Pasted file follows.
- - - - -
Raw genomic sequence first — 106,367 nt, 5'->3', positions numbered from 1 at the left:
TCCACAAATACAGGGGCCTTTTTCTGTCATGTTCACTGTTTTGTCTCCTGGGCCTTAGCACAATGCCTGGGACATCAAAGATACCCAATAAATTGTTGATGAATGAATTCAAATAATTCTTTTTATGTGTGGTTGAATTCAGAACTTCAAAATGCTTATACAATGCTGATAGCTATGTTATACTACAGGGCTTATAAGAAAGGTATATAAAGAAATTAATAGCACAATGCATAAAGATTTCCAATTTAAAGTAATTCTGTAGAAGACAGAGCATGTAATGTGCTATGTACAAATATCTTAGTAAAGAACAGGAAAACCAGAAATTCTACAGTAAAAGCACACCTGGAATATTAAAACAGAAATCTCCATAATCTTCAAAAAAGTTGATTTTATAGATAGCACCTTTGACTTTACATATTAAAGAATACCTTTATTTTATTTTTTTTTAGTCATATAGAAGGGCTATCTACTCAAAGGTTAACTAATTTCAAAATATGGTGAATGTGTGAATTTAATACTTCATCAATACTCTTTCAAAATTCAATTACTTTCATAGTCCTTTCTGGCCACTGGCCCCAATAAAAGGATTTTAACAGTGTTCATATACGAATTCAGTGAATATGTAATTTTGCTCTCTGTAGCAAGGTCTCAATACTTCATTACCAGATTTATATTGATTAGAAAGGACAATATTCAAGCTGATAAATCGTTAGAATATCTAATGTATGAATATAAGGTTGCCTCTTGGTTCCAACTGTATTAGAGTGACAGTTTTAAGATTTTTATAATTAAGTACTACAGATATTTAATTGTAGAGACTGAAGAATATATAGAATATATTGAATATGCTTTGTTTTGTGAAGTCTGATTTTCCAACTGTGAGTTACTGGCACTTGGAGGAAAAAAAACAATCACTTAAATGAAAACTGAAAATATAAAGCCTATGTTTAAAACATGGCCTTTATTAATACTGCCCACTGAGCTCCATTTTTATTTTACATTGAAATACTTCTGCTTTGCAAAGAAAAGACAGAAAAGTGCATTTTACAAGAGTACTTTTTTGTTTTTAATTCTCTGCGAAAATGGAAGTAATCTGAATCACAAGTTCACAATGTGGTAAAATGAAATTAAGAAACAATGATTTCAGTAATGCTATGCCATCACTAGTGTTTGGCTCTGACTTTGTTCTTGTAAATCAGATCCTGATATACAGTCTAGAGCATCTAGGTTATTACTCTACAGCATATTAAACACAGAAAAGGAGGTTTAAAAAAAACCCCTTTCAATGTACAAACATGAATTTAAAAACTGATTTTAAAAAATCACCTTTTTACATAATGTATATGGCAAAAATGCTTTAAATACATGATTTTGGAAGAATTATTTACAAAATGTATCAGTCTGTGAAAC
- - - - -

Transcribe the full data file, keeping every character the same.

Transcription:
Raw genomic sequence first — 106,367 nt, 5'->3', positions numbered from 1 at the left:
TCCACAAATACAGGGGCCTTTTTCTGTCATGTTCACTGTTTTGTCTCCTGGGCCTTAGCACAATGCCTGGGACATCAAAGATACCCAATAAATTGTTGATGAATGAATTCAAATAATTCTTTTTATGTGTGGTTGAATTCAGAACTTCAAAATGCTTATACAATGCTGATAGCTATGTTATACTACAGGGCTTATAAGAAAGGTATATAAAGAAATTAATAGCACAATGCATAAAGATTTCCAATTTAAAGTAATTCTGTAGAAGACAGAGCATGTAATGTGCTATGTACAAATATCTTAGTAAAGAACAGGAAAACCAGAAATTCTACAGTAAAAGCACACCTGGAATATTAAAACAGAAATCTCCATAATCTTCAAAAAAGTTGATTTTATAGATAGCACCTTTGACTTTACATATTAAAGAATACCTTTATTTTATTTTTTTTTAGTCATATAGAAGGGCTATCTACTCAAAGGTTAACTAATTTCAAAATATGGTGAATGTGTGAATTTAATACTTCATCAATACTCTTTCAAAATTCAATTACTTTCATAGTCCTTTCTGGCCACTGGCCCCAATAAAAGGATTTTAACAGTGTTCATATACGAATTCAGTGAATATGTAATTTTGCTCTCTGTAGCAAGGTCTCAATACTTCATTACCAGATTTATATTGATTAGAAAGGACAATATTCAAGCTGATAAATCGTTAGAATATCTAATGTATGAATATAAGGTTGCCTCTTGGTTCCAACTGTATTAGAGTGACAGTTTTAAGATTTTTATAATTAAGTACTACAGATATTTAATTGTAGAGACTGAAGAATATATAGAATATATTGAATATGCTTTGTTTTGTGAAGTCTGATTTTCCAACTGTGAGTTACTGGCACTTGGAGGAAAAAAAACAATCACTTAAATGAAAACTGAAAATATAAAGCCTATGTTTAAAACATGGCCTTTATTAATACTGCCCACTGAGCTCCATTTTTATTTTACATTGAAATACTTCTGCTTTGCAAAGAAAAGACAGAAAAGTGCATTTTACAAGAGTACTTTTTTGTTTTTAATTCTCTGCGAAAATGGAAGTAATCTGAATCACAAGTTCACAATGTGGTAAAATGAAATTAAGAAACAATGATTTCAGTAATGCTATGCCATCACTAGTGTTTGGCTCTGACTTTGTTCTTGTAAATCAGATCCTGATATACAGTCTAGAGCATCTAGGTTATTACTCTACAGCATATTAAACACAGAAAAGGAGGTTTAAAAAAAACCCCTTTCAATGTACAAACATGAATTTAAAAACTGATTTTAAAAAATCACCTTTTTACATAATGTATATGGCAAAAATGCTTTAAATACATGATTTTGGAAGAATTATTTACAAAATGTATCAGTCTGTGAAAC